In mathematics, the **gluing axiom** is introduced to define what a sheaf on a topological space must satisfy, given that it is a presheaf, which is by definition a contravariant functor

to a category which initially one takes to be the category of sets. Here is the partial order of open sets of ordered by inclusion maps; and considered as a category in the standard way, with a unique morphism

if is a subset of , and none otherwise.

As phrased in the sheaf article, there is a certain axiom that must satisfy, for any open cover of an open set of . For example, given open sets and with union and intersection , the required condition is that

- is the subset of With equal image in

In less formal language, a section of over is equally well given by a pair of sections : on and respectively, which 'agree' in the sense that and have a common image in under the respective restriction maps

and

- .

The first major hurdle in sheaf theory is to see that this *gluing* or *patching* axiom is a correct abstraction from the usual idea in geometric situations. For example, a vector field is a section of a tangent bundle on a smooth manifold; this says that a vector field on the union of two open sets is (no more and no less than) vector fields on the two sets that agree where they overlap.

Given this basic understanding, there are further issues in the theory, and some will be addressed here. A different direction is that of the Grothendieck topology, and yet another is the logical status of 'local existence' (see Kripke–Joyal semantics).

## Removing restrictions on *C*

To rephrase this definition in a way that will work in any category that has sufficient structure, we note that we can write the objects and morphisms involved in the definition above in a diagram which we will call (G), for "gluing":

Here the first map is the product of the restriction maps

and each pair of arrows represents the two restrictions

and

- .

It is worthwhile to note that these maps exhaust all of the possible restriction maps among , the , and the .

The condition for to be a sheaf is exactly that is the limit of the diagram. This suggests the correct form of the gluing axiom:

- A presheaf is a sheaf if for any open set and any collection of open sets whose union is , is the limit of the diagram (G) above.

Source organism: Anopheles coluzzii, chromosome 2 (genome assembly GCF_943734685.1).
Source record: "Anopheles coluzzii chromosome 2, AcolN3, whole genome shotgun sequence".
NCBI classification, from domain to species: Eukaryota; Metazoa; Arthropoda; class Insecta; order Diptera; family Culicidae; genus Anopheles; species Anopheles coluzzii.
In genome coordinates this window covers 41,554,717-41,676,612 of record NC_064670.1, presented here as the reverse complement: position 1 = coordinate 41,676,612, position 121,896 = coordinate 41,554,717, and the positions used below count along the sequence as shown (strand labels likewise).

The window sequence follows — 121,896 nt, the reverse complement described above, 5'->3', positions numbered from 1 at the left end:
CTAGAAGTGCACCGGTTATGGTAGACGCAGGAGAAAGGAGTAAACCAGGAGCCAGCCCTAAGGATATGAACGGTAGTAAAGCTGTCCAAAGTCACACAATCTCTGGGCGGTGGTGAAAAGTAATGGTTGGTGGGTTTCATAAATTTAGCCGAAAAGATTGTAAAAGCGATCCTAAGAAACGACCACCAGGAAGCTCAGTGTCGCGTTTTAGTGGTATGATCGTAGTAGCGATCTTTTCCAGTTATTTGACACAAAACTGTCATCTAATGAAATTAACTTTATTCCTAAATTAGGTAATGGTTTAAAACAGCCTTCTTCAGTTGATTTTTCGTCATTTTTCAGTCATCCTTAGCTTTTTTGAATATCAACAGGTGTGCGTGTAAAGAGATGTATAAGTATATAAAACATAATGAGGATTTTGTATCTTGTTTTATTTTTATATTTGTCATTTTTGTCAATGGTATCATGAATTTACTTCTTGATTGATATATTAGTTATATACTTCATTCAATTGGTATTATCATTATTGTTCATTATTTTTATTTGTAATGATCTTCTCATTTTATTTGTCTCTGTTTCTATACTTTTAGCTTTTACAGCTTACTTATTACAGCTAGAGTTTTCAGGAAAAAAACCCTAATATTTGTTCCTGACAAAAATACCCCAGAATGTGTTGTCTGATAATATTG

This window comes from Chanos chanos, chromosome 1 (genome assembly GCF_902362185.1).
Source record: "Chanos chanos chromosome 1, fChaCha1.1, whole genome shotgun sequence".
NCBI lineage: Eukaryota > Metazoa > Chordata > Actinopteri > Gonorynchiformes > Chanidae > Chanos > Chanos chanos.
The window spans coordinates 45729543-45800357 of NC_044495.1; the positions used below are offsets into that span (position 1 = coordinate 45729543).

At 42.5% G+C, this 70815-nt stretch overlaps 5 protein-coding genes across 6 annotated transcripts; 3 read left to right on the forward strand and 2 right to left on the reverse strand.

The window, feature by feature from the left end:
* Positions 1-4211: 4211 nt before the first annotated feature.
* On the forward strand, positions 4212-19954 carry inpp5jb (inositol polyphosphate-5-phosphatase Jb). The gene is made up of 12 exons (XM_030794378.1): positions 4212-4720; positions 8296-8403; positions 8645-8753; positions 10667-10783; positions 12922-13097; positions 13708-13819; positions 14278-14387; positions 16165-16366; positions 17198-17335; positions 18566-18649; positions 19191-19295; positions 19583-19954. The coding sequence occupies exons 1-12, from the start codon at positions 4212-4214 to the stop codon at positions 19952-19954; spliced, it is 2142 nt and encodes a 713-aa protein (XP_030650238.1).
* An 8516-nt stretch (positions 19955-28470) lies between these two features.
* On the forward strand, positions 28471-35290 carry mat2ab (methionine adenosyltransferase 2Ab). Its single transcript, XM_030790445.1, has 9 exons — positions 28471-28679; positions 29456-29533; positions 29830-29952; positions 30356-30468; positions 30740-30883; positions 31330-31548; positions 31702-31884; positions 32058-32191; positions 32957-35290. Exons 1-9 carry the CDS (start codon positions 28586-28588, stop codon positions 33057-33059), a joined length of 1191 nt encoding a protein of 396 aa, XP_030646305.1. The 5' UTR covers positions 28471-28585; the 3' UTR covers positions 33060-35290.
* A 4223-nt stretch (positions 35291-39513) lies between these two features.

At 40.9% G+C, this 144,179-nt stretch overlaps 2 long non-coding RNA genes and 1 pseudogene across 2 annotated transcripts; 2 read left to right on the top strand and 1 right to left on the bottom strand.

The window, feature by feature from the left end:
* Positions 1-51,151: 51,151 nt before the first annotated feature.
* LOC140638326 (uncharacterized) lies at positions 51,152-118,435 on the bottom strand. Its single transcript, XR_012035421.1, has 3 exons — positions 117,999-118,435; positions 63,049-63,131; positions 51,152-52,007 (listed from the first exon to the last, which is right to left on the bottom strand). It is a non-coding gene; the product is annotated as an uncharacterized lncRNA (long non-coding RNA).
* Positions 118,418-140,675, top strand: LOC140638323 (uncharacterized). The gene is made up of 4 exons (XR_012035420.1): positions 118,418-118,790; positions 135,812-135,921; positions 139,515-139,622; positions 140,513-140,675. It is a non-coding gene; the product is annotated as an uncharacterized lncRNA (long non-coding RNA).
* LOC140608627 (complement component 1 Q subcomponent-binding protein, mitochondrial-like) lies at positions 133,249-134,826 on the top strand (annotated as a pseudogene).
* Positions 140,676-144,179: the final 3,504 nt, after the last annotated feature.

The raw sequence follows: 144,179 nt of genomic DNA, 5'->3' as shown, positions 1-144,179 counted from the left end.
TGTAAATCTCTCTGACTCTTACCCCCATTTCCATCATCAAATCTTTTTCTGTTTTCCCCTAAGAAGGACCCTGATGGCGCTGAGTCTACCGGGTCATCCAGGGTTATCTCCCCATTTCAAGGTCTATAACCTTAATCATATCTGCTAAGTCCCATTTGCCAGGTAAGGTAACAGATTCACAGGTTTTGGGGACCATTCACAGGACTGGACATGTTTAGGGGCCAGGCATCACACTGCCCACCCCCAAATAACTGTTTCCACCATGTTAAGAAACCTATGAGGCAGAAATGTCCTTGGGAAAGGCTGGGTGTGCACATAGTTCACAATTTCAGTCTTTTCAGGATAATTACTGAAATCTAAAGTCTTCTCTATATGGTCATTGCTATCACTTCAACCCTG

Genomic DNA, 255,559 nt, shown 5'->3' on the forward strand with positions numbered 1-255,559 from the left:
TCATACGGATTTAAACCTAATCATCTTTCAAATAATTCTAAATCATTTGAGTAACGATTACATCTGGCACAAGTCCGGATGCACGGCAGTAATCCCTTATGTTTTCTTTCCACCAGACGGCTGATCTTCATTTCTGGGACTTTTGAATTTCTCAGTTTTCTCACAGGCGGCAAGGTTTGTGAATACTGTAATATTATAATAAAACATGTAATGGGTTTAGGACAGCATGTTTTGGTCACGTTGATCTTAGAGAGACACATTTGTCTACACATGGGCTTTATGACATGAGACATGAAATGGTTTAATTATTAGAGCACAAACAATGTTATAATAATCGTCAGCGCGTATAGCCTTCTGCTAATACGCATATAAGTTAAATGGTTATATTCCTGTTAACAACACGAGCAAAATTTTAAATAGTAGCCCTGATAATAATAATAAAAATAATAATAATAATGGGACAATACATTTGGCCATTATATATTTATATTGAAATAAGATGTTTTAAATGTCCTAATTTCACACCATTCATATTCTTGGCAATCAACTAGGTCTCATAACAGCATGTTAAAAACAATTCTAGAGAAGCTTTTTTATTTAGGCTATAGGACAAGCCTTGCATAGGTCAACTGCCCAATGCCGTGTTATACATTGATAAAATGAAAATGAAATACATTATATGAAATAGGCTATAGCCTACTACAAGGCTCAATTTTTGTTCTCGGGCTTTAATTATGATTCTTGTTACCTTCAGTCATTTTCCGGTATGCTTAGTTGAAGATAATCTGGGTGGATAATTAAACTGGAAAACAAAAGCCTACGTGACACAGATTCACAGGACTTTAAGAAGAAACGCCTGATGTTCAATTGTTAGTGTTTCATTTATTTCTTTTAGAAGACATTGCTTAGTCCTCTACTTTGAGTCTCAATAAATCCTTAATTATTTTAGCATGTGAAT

One way of understanding the gluing axiom is to notice that "un-applying" to (G) yields the following diagram:

Here is the colimit of this diagram. The gluing axiom says that turns colimits of such diagrams into limits.

## Sheaves on a basis of open sets

In some categories, it is possible to construct a sheaf by specifying only some of its sections. Specifically, let be a topological space with basis . We can define a category *O*′(*X*) to be the full subcategory of whose objects are the . A **B-sheaf** on with values in is a contravariant functor

which satisfies the gluing axiom for sets in . That is, on a selection of open sets of , specifies all of the sections of a sheaf, and on the other open sets, it is undetermined.

B-sheaves are equivalent to sheaves (that is, the category of sheaves is equivalent to the category of B-sheaves).^{[1]} Clearly a sheaf on can be restricted to a B-sheaf. In the other direction, given a B-sheaf we must determine the sections of on the other objects of . To do this, note that for each open set , we can find a collection whose union is . Categorically speaking, this choice makes the colimit of the full subcategory of whose objects are . Since is contravariant, we define to be the limit of the with respect to the restriction maps. (Here we must assume that this limit exists in .) If is a basic open set, then is a terminal object of the above subcategory of , and hence . Therefore, extends to a presheaf on . It can be verified that is a sheaf, essentially because every element of every open cover of is a union of basis elements (by the definition of a basis), and every pairwise intersection of elements in an open cover of is a union of basis elements (again by the definition of a basis).